Despite the differing local regulations, Pharma.Aero is tied together and shares common objectives through the IATA CEIV Pharma standards. This allows our members to speak the same language and pursue common goals; practices and interpretations of compliance can be openly discussed and compared. One of the examples was the series of three webinars recently organised by Pharma.Aero on the acute, mid and long-term impact of the COVID 19 pandemic. We had the opportunity to compare different practices during the first impact of the pandemic. Based on certain feedback and practices, we were able to initiate a next ‘Project Sunrays’ together with TIACA on the COVID 19 vaccines readiness.

How do you influence the choice of airlines to look through some particular airports although there are many who have deployed the best practices and got the right infrastructure setup but not a member of Pharma.Aero?

First of all, we are not in the position to influence directly the choice of an airline to go for particular routings. The choice is driven by different factors, specifically when an airline is concentrating on pharmaceuticals, further enabled by the ability of both airports and operators to handle that type of air freight according to the requirements. Through our projects such as ‘Airside Benchmarking Study’ and ‘Airport Corridors’, we are providing insights to our members on potential gaps and how they could address them and develop the necessary framework to become airports of choice and forge quality air corridors. The idea of building a global air freight community platform is when operators and airports recognise themselves in the added value of ‘we as an organisation’. It is when they will associate them with our vision; they will become interested in our membership, and eventually, our projects.

Could you inform about some of your initiatives that aim to consolidate the tech side of the industry?

Sharing best practices and the technical possibilities available in our industry to support that, drives our association to also look at the latest developments related to the air freight life science and MEDtech industry. It will mainly be through certain projects that we will be able to deep dive into such new technologies. But especially having the pharma shippers with us in a very strategic position, drives our association to focus on the latest innovative technical developments. For instance, our projects Digi 1.0 and Digi 2.0 are good examples on how we are using cloud data-sharing platforms to create higher supply chain transparency.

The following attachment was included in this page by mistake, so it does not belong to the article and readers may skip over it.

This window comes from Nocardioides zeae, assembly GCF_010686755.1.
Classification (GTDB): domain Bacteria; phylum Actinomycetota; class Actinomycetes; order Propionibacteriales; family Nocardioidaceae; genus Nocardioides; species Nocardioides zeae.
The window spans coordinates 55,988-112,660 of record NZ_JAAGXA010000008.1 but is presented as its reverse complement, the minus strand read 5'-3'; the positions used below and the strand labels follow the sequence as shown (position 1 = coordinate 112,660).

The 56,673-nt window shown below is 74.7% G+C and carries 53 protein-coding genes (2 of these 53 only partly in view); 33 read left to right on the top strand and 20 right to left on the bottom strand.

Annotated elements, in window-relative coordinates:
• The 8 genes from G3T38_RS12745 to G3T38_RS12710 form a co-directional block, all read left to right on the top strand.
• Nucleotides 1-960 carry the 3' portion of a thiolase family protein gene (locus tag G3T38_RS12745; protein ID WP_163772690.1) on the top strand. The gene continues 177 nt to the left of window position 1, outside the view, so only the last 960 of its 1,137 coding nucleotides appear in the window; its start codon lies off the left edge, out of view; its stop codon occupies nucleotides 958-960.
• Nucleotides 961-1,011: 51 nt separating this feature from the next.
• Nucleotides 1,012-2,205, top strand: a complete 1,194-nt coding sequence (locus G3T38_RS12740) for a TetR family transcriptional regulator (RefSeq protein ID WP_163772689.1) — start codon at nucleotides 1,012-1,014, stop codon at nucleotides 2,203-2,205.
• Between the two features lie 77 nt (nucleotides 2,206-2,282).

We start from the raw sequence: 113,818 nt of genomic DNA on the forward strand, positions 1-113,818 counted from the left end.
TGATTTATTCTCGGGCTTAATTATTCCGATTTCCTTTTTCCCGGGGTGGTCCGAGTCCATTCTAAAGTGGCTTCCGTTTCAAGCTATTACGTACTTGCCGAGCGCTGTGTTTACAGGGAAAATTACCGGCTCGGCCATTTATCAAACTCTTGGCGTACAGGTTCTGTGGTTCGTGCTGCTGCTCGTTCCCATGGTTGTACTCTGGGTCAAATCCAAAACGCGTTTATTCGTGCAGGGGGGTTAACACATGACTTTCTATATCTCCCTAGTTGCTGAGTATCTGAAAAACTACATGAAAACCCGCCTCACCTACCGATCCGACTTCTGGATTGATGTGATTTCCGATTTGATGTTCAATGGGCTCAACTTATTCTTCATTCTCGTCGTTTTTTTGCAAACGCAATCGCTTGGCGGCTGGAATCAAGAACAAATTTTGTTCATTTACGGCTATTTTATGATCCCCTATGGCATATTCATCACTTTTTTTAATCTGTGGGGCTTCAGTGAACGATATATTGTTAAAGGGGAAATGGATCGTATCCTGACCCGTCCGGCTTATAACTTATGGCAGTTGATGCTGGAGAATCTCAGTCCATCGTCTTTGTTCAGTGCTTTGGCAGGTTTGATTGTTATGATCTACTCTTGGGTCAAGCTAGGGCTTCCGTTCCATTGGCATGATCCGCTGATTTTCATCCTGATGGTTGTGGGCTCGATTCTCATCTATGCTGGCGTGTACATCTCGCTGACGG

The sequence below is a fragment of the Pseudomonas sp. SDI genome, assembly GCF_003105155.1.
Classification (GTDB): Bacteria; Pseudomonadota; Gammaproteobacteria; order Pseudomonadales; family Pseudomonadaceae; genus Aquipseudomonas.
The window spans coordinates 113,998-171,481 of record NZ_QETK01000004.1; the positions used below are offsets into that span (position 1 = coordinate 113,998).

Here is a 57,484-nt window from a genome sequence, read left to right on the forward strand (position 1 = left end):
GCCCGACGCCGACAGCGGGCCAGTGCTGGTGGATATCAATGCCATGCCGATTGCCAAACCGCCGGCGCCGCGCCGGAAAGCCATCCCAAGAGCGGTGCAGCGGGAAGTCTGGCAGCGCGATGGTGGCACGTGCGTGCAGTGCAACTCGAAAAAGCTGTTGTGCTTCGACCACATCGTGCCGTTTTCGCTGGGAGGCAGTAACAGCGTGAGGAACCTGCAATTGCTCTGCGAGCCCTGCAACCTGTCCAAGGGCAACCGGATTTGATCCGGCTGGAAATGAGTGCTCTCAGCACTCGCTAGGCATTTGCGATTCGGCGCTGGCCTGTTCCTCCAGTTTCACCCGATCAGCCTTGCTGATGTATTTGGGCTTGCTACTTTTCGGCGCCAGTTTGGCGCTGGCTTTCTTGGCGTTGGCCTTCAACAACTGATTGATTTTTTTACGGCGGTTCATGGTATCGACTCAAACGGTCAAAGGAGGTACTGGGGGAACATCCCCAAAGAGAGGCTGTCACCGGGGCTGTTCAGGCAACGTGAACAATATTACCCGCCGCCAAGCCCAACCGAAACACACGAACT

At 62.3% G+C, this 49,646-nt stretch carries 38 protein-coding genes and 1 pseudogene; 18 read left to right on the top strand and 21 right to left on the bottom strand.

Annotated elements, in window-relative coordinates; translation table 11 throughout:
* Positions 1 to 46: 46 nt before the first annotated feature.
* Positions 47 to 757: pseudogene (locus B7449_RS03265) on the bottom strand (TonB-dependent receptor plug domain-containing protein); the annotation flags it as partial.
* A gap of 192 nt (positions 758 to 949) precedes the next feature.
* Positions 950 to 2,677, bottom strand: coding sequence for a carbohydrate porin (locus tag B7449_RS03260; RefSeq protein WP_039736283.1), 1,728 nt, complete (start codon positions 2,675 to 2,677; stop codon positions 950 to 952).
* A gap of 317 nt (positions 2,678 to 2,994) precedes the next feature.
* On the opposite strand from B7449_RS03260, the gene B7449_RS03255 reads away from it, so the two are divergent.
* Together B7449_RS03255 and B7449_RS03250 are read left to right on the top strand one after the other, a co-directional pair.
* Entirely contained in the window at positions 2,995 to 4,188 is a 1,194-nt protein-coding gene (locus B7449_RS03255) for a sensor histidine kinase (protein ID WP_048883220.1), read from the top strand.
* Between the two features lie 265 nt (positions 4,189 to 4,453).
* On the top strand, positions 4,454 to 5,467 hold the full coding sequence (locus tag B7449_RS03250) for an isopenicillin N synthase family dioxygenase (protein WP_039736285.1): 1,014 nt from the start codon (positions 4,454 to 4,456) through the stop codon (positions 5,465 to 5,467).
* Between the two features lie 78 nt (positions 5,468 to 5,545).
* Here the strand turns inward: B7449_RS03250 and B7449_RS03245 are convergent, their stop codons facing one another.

Your recent airfreight readiness survey exposed the weak state of the industry to fly a potential COVID vaccine? Where do you see the problems mostly arising out of?

TIACA and Pharma.Aero have constituted a dedicated taskforce, composed of industry representatives and members of both associations for Project Sunrays, which aims to establish useful guidelines for the proper handling, storage, and transportation of huge volumes of COVID-19 vaccines once they are available.

As part of the work packages, we have rolled out a global air cargo readiness survey in September to understand our air cargo industry’s preparedness on the COVID-19 vaccines supply chain requirements, as well as their responses and strategies towards the challenge. There was a strong concern for the lack of readiness for COVID-19 vaccines logistics, especially with only 28% of the industry feeling well-informed and prepared back then.